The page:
meaningful conversation with fellow guests, regaling them with the joys of
getting up close and personal with a pouting puffer fish while out snorkeling.
The next day we cycled off early after a wake up dip in the lagoon, and a troppo
brekkie of tropical fruits and the crowd favourite coconut muffins. Keen to
continue our adventures we followed a sign saying ‘Art’, down a drive edged
with hedgerows of hibiscus flowers to arrive at Ani’s studio and gallery. An
established artist, Ani was proud to share with us legends of her homeland and
the meanings of traditional Pacific Island symbols which are an integral part of her
“ this means ‘ tell a story and pass it on’ she said skillfully sketching a bold
geometric pattern. Ani then insisted I have one of her artworks as a gift, with one
proviso. I return to Rarotonga and bring back one of my own paintings for her.
Her warmth and generosity typified the friendly locals we met while bouncing
around the island on our bicycles. I could have whiled away the hours but
it’s not all about me!. My cycle was calling(along with the right hand man ) and
our sole daily rendezvous - Happy Hour at a beachfront bar that made a
dreamy cocktail aptly named the ’ Coconut drifter’.
The day finally dawned when I ventured off alone on my bicycle ( the right hand
man and I needed a little space). Being an inherently curious person(I have never
taken heed of my Nana’s words ‘ curiousity killed the cat’ ) I pedalled inland to
check out what was just around that next corner. I needed no encouragement to
follow a billboard advertising ‘ ukuleles for sale’ at the local prison. After
navigating my way cautiously along a pot holed track, I had arrived at the front
steps of the run down establishment. The ‘prison’ was deserted apart from the
odd reclining resident lurking behind a rickety barbed wire fence. I tentatively
approached the Shop? and peered in to find a lone ukulele propped up on a shelf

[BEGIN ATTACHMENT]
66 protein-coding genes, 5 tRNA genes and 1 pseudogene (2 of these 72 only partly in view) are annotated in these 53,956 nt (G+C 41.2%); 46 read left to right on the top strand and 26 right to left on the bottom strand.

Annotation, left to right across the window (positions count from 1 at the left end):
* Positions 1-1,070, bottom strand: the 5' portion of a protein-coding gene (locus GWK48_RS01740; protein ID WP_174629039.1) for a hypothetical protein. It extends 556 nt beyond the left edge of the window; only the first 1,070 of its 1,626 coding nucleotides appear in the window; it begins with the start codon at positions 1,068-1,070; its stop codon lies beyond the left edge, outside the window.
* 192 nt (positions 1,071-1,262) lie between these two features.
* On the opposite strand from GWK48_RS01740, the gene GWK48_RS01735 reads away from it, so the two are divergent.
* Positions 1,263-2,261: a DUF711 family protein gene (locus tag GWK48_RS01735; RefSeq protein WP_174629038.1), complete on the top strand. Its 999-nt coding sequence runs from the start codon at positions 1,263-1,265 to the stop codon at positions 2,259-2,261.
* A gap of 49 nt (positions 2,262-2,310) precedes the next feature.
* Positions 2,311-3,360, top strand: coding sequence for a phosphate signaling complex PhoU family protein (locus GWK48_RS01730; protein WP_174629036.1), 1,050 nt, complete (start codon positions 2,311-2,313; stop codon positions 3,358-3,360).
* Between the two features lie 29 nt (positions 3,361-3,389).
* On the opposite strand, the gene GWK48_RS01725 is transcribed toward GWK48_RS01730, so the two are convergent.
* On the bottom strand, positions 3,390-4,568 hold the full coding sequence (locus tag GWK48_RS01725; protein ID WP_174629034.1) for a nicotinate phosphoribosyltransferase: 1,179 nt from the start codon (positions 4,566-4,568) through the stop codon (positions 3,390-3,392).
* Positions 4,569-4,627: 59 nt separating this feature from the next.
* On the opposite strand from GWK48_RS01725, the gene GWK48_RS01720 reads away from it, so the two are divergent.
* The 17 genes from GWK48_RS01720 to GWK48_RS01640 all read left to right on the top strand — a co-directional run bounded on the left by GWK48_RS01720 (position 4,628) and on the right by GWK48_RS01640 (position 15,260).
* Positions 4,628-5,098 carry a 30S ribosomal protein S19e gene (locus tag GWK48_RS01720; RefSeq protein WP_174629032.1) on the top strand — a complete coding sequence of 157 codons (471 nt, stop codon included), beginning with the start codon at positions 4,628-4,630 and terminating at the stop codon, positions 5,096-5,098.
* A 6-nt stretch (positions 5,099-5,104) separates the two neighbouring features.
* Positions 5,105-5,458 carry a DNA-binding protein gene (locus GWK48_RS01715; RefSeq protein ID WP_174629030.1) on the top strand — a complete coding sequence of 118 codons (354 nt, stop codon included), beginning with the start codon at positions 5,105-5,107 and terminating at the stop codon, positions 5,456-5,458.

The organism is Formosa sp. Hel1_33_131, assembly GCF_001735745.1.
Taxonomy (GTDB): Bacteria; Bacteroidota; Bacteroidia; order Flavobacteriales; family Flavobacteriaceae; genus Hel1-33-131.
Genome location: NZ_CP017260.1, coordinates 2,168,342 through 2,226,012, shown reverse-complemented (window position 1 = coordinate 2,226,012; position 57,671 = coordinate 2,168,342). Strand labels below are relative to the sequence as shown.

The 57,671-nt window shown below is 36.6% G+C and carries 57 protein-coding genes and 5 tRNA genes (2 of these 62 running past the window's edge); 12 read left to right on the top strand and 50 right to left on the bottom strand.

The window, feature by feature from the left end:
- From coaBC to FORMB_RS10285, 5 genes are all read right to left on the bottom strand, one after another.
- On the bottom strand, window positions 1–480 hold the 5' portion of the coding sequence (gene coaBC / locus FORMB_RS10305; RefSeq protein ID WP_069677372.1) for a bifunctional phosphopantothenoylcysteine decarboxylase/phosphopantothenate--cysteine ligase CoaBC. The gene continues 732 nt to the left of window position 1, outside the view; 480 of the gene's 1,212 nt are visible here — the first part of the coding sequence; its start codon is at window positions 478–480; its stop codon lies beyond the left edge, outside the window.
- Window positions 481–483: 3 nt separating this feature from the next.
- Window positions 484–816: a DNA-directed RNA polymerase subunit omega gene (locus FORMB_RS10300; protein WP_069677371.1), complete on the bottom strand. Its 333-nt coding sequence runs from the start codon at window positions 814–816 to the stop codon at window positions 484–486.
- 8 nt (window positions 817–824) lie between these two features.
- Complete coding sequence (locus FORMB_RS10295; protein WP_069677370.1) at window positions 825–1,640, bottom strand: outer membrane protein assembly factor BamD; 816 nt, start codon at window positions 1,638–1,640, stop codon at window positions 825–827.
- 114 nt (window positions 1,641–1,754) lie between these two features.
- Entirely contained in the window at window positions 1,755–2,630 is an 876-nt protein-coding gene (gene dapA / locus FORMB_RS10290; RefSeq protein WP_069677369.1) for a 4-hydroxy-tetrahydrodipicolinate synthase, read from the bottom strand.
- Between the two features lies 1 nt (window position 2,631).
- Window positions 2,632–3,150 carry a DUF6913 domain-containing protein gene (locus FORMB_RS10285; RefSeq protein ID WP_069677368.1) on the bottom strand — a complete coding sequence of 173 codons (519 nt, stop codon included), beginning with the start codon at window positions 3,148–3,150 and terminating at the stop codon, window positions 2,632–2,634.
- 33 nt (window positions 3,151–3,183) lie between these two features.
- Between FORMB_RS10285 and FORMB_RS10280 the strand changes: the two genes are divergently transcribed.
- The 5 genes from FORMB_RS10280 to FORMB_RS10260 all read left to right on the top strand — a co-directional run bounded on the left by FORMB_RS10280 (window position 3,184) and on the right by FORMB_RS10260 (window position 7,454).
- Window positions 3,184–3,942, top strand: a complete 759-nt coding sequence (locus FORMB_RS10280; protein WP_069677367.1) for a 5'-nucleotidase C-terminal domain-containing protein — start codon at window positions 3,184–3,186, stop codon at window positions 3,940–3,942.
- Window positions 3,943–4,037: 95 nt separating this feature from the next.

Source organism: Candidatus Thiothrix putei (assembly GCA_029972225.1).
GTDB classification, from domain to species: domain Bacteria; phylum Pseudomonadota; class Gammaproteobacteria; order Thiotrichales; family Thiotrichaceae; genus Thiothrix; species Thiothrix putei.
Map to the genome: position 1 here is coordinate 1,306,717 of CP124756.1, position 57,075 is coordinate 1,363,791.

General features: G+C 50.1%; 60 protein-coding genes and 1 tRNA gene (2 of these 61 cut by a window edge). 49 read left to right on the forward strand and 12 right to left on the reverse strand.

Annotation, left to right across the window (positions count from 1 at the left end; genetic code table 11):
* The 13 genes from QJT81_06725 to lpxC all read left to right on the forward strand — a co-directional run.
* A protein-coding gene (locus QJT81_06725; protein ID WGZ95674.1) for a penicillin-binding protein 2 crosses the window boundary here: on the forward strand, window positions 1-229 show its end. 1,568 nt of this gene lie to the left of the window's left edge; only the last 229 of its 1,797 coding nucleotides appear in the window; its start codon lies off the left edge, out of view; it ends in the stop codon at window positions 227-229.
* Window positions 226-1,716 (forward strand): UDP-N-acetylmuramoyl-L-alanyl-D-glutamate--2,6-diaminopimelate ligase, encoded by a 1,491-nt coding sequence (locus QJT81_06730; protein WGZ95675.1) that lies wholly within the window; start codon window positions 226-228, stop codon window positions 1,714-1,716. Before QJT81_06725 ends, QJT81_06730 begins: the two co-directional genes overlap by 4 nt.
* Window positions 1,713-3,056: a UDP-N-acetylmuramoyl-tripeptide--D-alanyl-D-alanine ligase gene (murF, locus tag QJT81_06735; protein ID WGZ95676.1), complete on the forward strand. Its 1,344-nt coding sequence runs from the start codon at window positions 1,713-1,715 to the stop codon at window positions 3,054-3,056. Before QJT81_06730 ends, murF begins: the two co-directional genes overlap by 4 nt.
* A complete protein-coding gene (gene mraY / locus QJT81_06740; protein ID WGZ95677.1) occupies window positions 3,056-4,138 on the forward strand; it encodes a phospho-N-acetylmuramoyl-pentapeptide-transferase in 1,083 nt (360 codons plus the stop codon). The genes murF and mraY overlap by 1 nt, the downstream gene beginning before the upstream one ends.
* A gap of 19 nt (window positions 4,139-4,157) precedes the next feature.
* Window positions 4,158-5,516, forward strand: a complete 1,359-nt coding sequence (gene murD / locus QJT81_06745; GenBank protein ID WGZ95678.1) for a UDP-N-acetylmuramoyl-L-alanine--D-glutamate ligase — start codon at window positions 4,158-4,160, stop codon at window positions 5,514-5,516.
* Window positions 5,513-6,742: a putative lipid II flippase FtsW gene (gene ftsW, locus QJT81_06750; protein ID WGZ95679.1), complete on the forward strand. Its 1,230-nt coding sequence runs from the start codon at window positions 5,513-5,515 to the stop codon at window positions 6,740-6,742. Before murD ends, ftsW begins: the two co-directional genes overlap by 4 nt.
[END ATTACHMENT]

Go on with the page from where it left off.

in an otherwise empty room.
“ do you make any thing else here… jewellery ….. earrings .. m..maybe” I
nervously asked a man who suddenly appeared from behind a curtained
“ I tell you what we’ll have your ear and make you some earrings” he said with a
Gummy grin. With a nervous giggle I hurriedly said my goodbyes and was out
of there in a flash. Which is saying something for me. My lime green machine
rose to the occasion, and stood up to the rigorous race down hill. With my Nana’s
wise words ringing in my ears I headed for the closest white sand
beach and sought solace at a café that served the most delectable mango
smoothies this side of the rolling reef. A lagoon side stall selling screenprinted
pareu(sarongs) the colours of the dreamy island sunsets, caught my eye and I just
had to stop for a little retail therapy. Local woman Teri was
busy demonstrating this traditional craft which had been passed on down
through the generations of her family. I selected a pareu or three, smug in the
knowledge that I had managed to finish my cycling adventures in Rarotonga with
a some shopping island style, and survived to tell the tale about my ‘ earry’
During my bike rides about the island, I had with reference to the
words of literary great Robert Louis Stevenson ‘ found the best and met a few
honest friends’ , including those of the feathered and finned variety. My time in
Rarotonga has left me eager to return to reconnect with them, inspired my
artistic self and prompted me to consider upgrading to a mountain bike, so I may
travel faster, higher and further into the wonder and ‘ wilderness of the world’.